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"Huge amounts of capital and talent are going to be thrown at building self-reliance and establishing a kind of parallel ecosystem here without dependence on U.S. chips, operating systems," said Ben Harburg, managing partner of MSA Capital, a Beijing-based venture capital firm.
"The rationale is that this moment created demand. Previously, it didn't have demand for those Chinese chips," Harburg told CNBC Monday at the World Economic Forum in Dalian, China.
While there was government money in the past to back such businesses, the understanding was that there were always U.S. chips to fall back on.
"That has changed now where there was a moment of complete desperation where there wasn't an alternative to U.S. chips," said Harburg, who added that MSA Capital is now investing more in core technologies like chips, core artificial intelligence and companies that aren't dependent on U.S. chips.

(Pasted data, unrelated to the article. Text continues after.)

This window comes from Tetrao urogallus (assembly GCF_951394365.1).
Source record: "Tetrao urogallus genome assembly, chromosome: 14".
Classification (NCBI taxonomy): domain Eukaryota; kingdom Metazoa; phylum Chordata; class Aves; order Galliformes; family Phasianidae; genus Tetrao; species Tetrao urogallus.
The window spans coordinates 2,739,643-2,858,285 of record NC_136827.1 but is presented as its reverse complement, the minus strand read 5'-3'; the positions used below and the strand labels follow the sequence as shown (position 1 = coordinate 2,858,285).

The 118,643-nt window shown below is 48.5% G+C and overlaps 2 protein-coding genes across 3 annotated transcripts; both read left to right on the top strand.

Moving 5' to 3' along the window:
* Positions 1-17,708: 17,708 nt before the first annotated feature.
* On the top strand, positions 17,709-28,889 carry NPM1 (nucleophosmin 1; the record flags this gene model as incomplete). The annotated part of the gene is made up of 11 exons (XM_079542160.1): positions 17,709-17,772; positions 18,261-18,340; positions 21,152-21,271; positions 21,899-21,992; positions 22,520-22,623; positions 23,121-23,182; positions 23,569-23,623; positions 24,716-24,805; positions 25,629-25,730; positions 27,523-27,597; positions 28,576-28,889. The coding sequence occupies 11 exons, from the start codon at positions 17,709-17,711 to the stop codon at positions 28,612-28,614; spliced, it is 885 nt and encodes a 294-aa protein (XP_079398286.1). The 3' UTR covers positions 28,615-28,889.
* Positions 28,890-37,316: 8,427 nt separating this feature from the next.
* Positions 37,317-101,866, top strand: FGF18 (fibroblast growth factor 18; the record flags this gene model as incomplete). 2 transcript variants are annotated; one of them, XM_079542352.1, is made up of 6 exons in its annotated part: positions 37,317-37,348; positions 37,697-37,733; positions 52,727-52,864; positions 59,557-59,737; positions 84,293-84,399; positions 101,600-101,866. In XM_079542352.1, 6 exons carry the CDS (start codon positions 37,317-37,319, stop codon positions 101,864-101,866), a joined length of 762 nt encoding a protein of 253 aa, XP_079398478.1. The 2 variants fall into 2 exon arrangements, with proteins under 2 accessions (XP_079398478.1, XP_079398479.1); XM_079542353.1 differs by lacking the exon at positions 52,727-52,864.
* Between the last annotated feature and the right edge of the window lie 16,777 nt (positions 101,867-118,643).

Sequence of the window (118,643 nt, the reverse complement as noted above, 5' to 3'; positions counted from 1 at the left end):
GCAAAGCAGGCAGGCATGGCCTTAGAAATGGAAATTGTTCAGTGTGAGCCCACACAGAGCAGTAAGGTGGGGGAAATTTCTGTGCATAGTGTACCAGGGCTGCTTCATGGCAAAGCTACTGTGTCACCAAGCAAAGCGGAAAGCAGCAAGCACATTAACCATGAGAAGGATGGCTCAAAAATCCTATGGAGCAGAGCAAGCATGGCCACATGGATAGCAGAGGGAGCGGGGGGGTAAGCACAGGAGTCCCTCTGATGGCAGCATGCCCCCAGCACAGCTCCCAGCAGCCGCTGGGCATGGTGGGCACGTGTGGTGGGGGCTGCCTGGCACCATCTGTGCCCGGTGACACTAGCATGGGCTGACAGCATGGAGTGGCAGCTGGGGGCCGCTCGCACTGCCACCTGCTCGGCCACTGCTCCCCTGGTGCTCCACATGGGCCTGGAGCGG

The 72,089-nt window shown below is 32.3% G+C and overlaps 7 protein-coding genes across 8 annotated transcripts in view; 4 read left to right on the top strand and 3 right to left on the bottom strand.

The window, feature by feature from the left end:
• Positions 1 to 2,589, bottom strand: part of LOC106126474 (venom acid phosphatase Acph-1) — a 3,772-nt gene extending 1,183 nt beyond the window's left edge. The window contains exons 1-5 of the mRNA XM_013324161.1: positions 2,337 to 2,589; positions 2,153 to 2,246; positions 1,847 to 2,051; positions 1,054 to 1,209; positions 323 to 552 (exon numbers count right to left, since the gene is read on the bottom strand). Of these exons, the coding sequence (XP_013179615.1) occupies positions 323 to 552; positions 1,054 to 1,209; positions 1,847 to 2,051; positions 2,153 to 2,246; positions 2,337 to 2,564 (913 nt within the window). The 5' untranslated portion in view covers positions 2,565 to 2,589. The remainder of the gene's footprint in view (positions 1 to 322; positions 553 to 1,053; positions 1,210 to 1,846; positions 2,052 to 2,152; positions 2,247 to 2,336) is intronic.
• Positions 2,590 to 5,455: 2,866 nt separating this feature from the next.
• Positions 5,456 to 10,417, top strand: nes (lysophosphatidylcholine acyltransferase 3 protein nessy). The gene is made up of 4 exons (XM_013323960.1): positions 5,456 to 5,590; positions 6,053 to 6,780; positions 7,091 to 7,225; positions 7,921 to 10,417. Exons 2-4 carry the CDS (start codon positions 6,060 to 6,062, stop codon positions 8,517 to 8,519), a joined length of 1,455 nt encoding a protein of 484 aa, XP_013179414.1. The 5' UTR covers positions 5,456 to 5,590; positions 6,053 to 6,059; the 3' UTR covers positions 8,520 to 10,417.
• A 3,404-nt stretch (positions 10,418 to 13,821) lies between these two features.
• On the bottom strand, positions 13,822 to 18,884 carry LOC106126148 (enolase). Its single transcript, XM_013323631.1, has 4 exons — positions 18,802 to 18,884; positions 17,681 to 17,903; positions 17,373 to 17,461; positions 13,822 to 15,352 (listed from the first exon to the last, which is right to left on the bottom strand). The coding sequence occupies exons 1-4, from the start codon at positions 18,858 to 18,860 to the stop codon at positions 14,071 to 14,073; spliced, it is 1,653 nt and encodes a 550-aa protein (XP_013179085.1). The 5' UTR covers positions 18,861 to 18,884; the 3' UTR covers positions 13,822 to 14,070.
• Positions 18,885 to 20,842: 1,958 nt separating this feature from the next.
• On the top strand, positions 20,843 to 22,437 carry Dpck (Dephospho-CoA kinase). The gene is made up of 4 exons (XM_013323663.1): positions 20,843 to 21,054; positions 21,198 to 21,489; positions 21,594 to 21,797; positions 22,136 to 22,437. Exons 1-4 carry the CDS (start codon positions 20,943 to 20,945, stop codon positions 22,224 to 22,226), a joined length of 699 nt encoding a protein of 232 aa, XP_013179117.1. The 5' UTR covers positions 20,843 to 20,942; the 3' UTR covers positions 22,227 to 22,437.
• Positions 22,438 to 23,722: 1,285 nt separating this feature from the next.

Last month, Chinese tech giant Huawei was placed on a U.S. blacklist that required American firms to obtain government permission to sell to the company. The telecommunications equipment maker relies on some key components from U.S. firms and software from Google and Microsoft. Washington has granted a 90-day reprieve for now, but the threat remains a major problem for the company.
A homegrown Chinese semiconductor industry will likely hurt American chip makers as China will aggressively push their chips not just domestically but to other markets, said Harburg.
"American companies in the hardware space like Apple have priced themselves out of markets like Africa. So if American chips aren't going in there, it's Chinese chips that are going into the phones being sold locally," he said.
Chinese tech manufacturers will also start targeting consumers in smaller cities in China, Harburg added.
Over the weekend, U.S. President Donald Trump suggested he will be reversing his government's decision to ban American companies from selling products to the tech giant. Still, Trump said the issue of Huawei will be resolved only at the conclusion of the negotiations.
— CNBC's Arjun Kharpal contributed to this report.